A bee store customer brought me a very special present this past week, a small jar of home made yuzu marmalade. Yuzu is a very hardy citrus tree imported from Japan and Korea. My customer is the gardener for the Herb Farm Restaurant. She learned about yuzu as she tended their garden and decided to get one of her own. Three years later her little yuzu tree produced its first fruit, which look like a mandarine orange but taste like a cross between a mandarine and a grapefruit. Since the tree only produced 18 little yuzu, she was only able to use it in two different recipes. It just so happened that I had a few left over biscuits in the fridge at the store and we had an impromptu marmalade tasting at the Beez Neez. It was really quite tasty. I liked it better than any marmalade I had ever tried before. I have to admit that I was quite impressed just with the fact that the citrus in the marmalade had been grown right here in Snohomish County, Washington.
I looked up yuzu on the internet and found that it is about the hardiest citrus cultivated by man. The internet article claimed it was hardy to 15 degrees. It is used in both Korean and Japanese cuisine. Rarely is it eaten fresh, but rather cooked to produce a sauce or a tea. I learned from my daughter, Sarah, that the Koreans call it yuja. She has a favorite Korean fruit tea in which yuja is a primary ingredient. My Korean son-in-law would argue that the Japanese got yuzu from the Koreans and he would probably be right. It was domesticated from a wild hardy citrus found in China. Korea's colder climate would give them a lot more incentive to adopt or develop a hardy citrus. I'm wondering how well it might go as a substitute ingredient in Key Lime Pie? The name Yuzu Pie doesn't particularly grab me, but it just might taste wonderful.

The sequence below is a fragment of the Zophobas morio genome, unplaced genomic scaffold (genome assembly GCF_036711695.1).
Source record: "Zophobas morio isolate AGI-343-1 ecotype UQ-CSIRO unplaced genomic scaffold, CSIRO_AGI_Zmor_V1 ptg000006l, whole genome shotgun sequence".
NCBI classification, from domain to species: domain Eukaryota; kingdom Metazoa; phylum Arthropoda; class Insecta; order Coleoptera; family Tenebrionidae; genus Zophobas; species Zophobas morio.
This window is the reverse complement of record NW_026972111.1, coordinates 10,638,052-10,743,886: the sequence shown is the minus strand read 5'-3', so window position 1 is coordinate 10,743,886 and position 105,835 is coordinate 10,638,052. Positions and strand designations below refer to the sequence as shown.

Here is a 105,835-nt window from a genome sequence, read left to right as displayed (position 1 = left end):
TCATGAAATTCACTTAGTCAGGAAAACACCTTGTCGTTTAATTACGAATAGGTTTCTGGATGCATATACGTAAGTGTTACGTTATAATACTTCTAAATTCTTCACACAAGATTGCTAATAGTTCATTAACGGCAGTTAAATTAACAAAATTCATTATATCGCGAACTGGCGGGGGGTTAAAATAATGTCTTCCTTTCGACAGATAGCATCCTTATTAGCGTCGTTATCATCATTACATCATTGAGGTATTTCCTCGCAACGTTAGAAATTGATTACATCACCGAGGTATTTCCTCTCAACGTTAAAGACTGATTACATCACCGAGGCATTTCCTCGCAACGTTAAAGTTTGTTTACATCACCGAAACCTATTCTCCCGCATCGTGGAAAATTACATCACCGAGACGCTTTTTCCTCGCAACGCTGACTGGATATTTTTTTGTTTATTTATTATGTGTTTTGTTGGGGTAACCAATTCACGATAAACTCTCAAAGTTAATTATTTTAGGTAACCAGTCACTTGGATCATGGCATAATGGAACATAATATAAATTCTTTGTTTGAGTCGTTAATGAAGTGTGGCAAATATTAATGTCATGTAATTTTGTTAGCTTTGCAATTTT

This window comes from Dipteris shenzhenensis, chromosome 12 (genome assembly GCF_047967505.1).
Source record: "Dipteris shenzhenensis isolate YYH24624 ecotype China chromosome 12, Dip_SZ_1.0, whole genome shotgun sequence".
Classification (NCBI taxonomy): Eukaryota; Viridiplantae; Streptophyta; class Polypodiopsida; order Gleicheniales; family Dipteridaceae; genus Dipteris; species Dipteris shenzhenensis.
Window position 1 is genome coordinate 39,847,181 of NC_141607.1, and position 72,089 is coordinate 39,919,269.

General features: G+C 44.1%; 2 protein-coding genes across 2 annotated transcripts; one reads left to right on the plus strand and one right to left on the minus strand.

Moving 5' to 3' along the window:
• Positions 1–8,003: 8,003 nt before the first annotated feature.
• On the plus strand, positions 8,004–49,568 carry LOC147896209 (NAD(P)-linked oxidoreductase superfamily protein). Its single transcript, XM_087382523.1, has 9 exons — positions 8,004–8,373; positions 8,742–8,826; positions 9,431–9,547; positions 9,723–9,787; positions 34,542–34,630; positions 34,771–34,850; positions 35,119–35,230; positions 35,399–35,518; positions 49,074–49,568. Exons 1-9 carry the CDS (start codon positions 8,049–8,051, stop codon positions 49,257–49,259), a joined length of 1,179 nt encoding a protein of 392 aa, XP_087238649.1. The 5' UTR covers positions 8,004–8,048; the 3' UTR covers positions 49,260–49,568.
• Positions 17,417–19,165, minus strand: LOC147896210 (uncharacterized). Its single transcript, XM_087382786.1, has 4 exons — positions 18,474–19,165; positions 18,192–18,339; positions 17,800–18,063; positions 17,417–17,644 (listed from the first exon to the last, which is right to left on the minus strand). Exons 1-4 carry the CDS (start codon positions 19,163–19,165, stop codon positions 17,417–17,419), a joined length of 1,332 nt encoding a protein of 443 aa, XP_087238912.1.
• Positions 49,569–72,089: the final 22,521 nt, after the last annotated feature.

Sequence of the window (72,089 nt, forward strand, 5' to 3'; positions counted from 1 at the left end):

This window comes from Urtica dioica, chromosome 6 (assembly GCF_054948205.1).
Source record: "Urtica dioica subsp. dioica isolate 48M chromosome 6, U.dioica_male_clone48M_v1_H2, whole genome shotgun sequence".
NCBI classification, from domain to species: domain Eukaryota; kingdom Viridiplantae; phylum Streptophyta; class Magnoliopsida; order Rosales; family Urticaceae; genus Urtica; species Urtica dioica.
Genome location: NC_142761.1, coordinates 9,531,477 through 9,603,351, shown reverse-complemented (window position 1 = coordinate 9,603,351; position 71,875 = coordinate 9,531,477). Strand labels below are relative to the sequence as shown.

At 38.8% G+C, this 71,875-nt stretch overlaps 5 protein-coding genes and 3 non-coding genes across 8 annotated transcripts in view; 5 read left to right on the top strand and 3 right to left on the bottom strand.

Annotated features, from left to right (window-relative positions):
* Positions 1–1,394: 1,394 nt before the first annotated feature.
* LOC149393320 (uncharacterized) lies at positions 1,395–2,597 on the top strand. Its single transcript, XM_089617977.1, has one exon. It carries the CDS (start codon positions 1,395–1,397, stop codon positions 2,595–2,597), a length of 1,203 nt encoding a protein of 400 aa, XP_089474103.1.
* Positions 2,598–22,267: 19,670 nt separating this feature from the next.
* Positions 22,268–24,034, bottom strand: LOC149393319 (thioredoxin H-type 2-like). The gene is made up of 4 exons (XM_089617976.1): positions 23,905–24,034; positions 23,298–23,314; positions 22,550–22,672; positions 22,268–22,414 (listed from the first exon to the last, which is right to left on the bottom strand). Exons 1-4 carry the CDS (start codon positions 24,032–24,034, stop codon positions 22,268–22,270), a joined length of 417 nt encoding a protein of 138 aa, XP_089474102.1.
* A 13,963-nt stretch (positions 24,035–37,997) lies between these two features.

My friend from the Herb Farm grows her yuzu in a green house, following the example of her employer. After my internet research, I'm not sure that is completely necessary. I've lived in Snohomish County for 22 years and the coldest temperature I've seen is 19 degrees. That is still a four degree cushion. I'm thinking a yuzu could safely be planted in the ground and just covered during severe cold snaps as a precaution. I found a source for these wonderful little trees. One Green World, a nursery in the Portland area, has yuzu trees. They're not particularly pricy at $29.95. Even more amazing, One Green world claims their Yuzu trees (Yuzu Ichandrin) are hardy to zero degrees. That sounds more like an apple tree or cherry tree than a citrus tree. Now I really want to grow one.